Chapter 10 - Debate

Objection to ruling of the President

All rulings of the President are subject to appeal to the whole Senate. There are two methods by which the Senate may overturn a ruling of the President.

First, by motion on notice, moved and dealt with in accordance with the normal rules relating to the conduct of business, the Senate may, by a special resolution or order, change the ruling or the procedure on which the ruling is based.

Secondly, the Senate may dissent from a President’s ruling, and a procedure is provided whereby a motion of dissent may be moved at the time when a ruling is made.

A senator who objects to a ruling of the President may immediately state that objection. The objection must be put in writing, and a motion moved that the Senate dissent from the President’s ruling. Debate on that motion is adjourned till the next sitting day unless the Senate decides, on a motion moved without notice and put without debate, that the question requires immediate determination (SO 198).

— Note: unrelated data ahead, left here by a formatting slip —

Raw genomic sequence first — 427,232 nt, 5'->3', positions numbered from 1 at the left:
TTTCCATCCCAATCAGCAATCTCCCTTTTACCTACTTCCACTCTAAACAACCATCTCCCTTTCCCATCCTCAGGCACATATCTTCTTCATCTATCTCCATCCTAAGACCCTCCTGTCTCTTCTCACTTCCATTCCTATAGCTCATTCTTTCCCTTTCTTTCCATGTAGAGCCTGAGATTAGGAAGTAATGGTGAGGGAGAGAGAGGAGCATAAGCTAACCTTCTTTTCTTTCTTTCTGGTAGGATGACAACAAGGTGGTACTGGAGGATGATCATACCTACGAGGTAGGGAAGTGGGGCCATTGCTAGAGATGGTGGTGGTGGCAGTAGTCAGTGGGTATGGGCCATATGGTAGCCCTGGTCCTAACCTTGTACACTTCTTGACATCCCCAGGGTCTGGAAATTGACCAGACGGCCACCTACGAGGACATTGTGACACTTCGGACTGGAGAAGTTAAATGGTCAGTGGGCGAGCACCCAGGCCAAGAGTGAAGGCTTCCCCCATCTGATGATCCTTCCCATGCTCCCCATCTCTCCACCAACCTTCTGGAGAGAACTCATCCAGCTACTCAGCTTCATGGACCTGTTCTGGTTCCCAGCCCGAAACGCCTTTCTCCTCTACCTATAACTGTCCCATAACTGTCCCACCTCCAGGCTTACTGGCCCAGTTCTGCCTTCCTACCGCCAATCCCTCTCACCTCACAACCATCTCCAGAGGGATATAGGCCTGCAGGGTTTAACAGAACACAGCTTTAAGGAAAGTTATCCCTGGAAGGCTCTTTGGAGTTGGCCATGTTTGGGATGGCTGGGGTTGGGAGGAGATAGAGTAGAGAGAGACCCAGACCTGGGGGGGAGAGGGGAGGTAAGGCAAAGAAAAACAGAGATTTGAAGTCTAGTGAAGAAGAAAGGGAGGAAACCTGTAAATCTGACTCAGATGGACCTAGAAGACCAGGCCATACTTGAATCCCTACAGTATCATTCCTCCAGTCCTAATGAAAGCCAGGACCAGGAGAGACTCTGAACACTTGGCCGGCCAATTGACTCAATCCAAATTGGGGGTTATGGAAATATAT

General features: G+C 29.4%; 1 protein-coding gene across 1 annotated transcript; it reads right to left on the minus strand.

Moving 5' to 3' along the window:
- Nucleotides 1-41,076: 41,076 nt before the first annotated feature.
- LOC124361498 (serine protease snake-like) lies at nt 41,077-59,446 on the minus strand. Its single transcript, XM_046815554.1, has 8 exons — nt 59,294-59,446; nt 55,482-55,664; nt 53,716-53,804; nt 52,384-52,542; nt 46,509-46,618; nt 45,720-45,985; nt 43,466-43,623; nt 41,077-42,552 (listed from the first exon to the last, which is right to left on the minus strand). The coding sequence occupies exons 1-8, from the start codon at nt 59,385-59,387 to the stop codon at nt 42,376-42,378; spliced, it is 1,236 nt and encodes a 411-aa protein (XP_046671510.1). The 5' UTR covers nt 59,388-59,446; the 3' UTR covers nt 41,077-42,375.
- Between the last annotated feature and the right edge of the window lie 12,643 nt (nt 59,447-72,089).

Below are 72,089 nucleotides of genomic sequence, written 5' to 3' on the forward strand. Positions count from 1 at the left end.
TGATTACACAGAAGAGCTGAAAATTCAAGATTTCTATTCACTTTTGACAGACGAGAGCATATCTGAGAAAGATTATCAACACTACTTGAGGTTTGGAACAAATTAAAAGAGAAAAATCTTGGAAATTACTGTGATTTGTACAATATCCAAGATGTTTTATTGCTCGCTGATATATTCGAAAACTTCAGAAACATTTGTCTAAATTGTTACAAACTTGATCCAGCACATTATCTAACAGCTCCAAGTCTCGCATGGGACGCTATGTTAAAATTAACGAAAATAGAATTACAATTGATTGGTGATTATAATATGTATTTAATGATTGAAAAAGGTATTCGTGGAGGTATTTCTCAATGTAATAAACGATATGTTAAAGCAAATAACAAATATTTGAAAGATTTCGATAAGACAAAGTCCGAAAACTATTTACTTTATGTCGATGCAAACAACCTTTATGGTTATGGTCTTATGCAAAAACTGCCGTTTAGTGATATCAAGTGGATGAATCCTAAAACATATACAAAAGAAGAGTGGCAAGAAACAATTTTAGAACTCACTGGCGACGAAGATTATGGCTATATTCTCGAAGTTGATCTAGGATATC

If a motion of dissent is adjourned till the next day of sitting it is the practice to place it first on the Notice Paper for that day (Notice Papers 9/7/1919, 16/7/1919, 26/9/1938, 3/11/1938, 16/5/1950, 16/9/1952, 12/5/1970, 20/5/1970, 17/8/2005, 15/9/2005). The motion may be postponed and discharged (20/5/1970, J.113; 21-22/10/1970, J.363, 370; 29/10/1970, J.400).

If a motion of dissent is adjourned the disputed ruling stands and applies to the proceedings. The matter under consideration may, however, be adjourned until the motion of dissent is determined (ruling of President Gould, 30/10/1908, J.60-1).

If it is decided that a motion of dissent requires immediate determination, it is usual for debate to occur on the motion, which is then put to a vote of the Senate. Normally a motion of dissent is determined immediately.

On a motion to dissent from a President’s ruling the greatest latitude of discussion is allowed. The President may participate in the discussion in order to clarify the ruling or respond to points which have been made (ruling of President Baker, SD, 31/10/1905, p. 4262; also statement by President Baker, 4/9/1903, p. 4630-1).

The Chair of Committees rules on questions of order in committee of the whole (SO 144(7)), but if a senator objects to a decision of the Chair of Committees, this is reported to the Senate. The President then determines the matter by making a ruling, after hearing senators in relation to the objection, and, unless objection is taken to the President’s ruling, the committee of the whole resumes (SO 145).

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